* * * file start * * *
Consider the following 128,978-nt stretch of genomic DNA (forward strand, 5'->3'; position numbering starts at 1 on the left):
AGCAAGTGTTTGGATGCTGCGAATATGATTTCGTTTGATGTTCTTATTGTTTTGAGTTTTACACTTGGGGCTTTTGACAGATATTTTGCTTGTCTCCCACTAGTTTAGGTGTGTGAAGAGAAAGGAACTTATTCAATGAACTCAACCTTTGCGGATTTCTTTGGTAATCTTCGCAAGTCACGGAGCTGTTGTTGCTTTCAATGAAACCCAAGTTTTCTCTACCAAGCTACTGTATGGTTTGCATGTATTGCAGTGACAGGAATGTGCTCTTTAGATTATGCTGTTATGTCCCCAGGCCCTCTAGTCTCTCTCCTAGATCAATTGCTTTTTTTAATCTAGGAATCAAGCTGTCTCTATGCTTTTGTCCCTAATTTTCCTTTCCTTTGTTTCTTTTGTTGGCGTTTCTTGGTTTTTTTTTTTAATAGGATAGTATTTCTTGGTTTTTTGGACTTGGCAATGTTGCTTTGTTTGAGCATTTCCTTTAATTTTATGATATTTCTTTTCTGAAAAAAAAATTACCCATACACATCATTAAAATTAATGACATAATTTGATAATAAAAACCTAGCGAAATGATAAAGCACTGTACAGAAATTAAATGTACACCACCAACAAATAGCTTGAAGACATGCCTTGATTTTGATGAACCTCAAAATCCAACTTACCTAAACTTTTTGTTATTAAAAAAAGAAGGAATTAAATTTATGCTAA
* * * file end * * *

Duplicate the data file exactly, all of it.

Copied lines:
Consider the following 128,978-nt stretch of genomic DNA (forward strand, 5'->3'; position numbering starts at 1 on the left):
AGCAAGTGTTTGGATGCTGCGAATATGATTTCGTTTGATGTTCTTATTGTTTTGAGTTTTACACTTGGGGCTTTTGACAGATATTTTGCTTGTCTCCCACTAGTTTAGGTGTGTGAAGAGAAAGGAACTTATTCAATGAACTCAACCTTTGCGGATTTCTTTGGTAATCTTCGCAAGTCACGGAGCTGTTGTTGCTTTCAATGAAACCCAAGTTTTCTCTACCAAGCTACTGTATGGTTTGCATGTATTGCAGTGACAGGAATGTGCTCTTTAGATTATGCTGTTATGTCCCCAGGCCCTCTAGTCTCTCTCCTAGATCAATTGCTTTTTTTAATCTAGGAATCAAGCTGTCTCTATGCTTTTGTCCCTAATTTTCCTTTCCTTTGTTTCTTTTGTTGGCGTTTCTTGGTTTTTTTTTTTAATAGGATAGTATTTCTTGGTTTTTTGGACTTGGCAATGTTGCTTTGTTTGAGCATTTCCTTTAATTTTATGATATTTCTTTTCTGAAAAAAAAATTACCCATACACATCATTAAAATTAATGACATAATTTGATAATAAAAACCTAGCGAAATGATAAAGCACTGTACAGAAATTAAATGTACACCACCAACAAATAGCTTGAAGACATGCCTTGATTTTGATGAACCTCAAAATCCAACTTACCTAAACTTTTTGTTATTAAAAAAAGAAGGAATTAAATTTATGCTAA